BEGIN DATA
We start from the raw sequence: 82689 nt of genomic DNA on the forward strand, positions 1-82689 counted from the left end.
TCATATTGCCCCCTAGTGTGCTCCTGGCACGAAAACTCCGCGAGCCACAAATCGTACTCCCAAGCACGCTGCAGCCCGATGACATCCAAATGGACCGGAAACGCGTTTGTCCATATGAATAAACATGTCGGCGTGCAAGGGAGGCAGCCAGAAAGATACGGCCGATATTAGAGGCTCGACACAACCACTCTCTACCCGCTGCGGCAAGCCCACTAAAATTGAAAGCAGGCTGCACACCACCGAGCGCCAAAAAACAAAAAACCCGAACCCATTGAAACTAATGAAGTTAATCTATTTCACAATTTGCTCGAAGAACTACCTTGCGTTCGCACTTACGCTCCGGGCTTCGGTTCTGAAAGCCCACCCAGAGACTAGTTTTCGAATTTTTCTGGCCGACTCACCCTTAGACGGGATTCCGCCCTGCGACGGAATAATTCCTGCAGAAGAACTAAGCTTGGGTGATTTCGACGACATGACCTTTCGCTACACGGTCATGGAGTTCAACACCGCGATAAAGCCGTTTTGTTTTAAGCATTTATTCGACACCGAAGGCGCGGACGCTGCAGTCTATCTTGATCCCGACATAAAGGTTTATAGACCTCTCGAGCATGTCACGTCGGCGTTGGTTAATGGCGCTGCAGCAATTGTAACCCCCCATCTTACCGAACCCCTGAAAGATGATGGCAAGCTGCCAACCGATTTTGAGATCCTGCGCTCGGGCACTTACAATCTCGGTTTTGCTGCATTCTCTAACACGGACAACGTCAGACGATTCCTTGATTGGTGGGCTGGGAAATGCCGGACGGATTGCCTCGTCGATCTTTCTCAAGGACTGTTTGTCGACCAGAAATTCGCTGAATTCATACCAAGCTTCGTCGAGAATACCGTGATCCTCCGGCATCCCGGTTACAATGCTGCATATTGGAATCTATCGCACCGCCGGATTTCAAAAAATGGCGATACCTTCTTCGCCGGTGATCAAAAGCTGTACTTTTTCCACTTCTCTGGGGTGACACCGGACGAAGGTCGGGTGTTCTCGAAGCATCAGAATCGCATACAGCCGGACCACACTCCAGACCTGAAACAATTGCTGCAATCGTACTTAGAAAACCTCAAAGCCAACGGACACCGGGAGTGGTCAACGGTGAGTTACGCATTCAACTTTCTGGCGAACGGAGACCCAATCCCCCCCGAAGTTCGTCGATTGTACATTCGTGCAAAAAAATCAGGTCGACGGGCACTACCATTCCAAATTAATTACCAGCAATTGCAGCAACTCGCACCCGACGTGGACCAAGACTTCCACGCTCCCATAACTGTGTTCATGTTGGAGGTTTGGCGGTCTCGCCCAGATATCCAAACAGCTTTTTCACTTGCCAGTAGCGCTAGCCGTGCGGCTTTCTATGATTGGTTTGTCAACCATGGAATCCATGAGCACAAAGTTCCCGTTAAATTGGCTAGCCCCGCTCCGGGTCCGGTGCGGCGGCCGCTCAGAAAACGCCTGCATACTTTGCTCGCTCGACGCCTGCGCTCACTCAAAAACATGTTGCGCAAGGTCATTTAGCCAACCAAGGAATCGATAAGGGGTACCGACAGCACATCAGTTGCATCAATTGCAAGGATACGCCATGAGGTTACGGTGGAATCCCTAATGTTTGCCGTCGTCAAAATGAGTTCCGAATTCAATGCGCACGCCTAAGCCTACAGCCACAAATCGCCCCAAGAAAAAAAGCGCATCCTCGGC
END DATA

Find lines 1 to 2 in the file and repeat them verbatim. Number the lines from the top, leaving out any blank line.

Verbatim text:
We start from the raw sequence: 82689 nt of genomic DNA on the forward strand, positions 1-82689 counted from the left end.
TCATATTGCCCCCTAGTGTGCTCCTGGCACGAAAACTCCGCGAGCCACAAATCGTACTCCCAAGCACGCTGCAGCCCGATGACATCCAAATGGACCGGAAACGCGTTTGTCCATATGAATAAACATGTCGGCGTGCAAGGGAGGCAGCCAGAAAGATACGGCCGATATTAGAGGCTCGACACAACCACTCTCTACCCGCTGCGGCAAGCCCACTAAAATTGAAAGCAGGCTGCACACCACCGAGCGCCAAAAAACAAAAAACCCGAACCCATTGAAACTAATGAAGTTAATCTATTTCACAATTTGCTCGAAGAACTACCTTGCGTTCGCACTTACGCTCCGGGCTTCGGTTCTGAAAGCCCACCCAGAGACTAGTTTTCGAATTTTTCTGGCCGACTCACCCTTAGACGGGATTCCGCCCTGCGACGGAATAATTCCTGCAGAAGAACTAAGCTTGGGTGATTTCGACGACATGACCTTTCGCTACACGGTCATGGAGTTCAACACCGCGATAAAGCCGTTTTGTTTTAAGCATTTATTCGACACCGAAGGCGCGGACGCTGCAGTCTATCTTGATCCCGACATAAAGGTTTATAGACCTCTCGAGCATGTCACGTCGGCGTTGGTTAATGGCGCTGCAGCAATTGTAACCCCCCATCTTACCGAACCCCTGAAAGATGATGGCAAGCTGCCAACCGATTTTGAGATCCTGCGCTCGGGCACTTACAATCTCGGTTTTGCTGCATTCTCTAACACGGACAACGTCAGACGATTCCTTGATTGGTGGGCTGGGAAATGCCGGACGGATTGCCTCGTCGATCTTTCTCAAGGACTGTTTGTCGACCAGAAATTCGCTGAATTCATACCAAGCTTCGTCGAGAATACCGTGATCCTCCGGCATCCCGGTTACAATGCTGCATATTGGAATCTATCGCACCGCCGGATTTCAAAAAATGGCGATACCTTCTTCGCCGGTGATCAAAAGCTGTACTTTTTCCACTTCTCTGGGGTGACACCGGACGAAGGTCGGGTGTTCTCGAAGCATCAGAATCGCATACAGCCGGACCACACTCCAGACCTGAAACAATTGCTGCAATCGTACTTAGAAAACCTCAAAGCCAACGGACACCGGGAGTGGTCAACGGTGAGTTACGCATTCAACTTTCTGGCGAACGGAGACCCAATCCCCCCCGAAGTTCGTCGATTGTACATTCGTGCAAAAAAATCAGGTCGACGGGCACTACCATTCCAAATTAATTACCAGCAATTGCAGCAACTCGCACCCGACGTGGACCAAGACTTCCACGCTCCCATAACTGTGTTCATGTTGGAGGTTTGGCGGTCTCGCCCAGATATCCAAACAGCTTTTTCACTTGCCAGTAGCGCTAGCCGTGCGGCTTTCTATGATTGGTTTGTCAACCATGGAATCCATGAGCACAAAGTTCCCGTTAAATTGGCTAGCCCCGCTCCGGGTCCGGTGCGGCGGCCGCTCAGAAAACGCCTGCATACTTTGCTCGCTCGACGCCTGCGCTCACTCAAAAACATGTTGCGCAAGGTCATTTAGCCAACCAAGGAATCGATAAGGGGTACCGACAGCACATCAGTTGCATCAATTGCAAGGATACGCCATGAGGTTACGGTGGAATCCCTAATGTTTGCCGTCGTCAAAATGAGTTCCGAATTCAATGCGCACGCCTAAGCCTACAGCCACAAATCGCCCCAAGAAAAAAAGCGCATCCTCGGC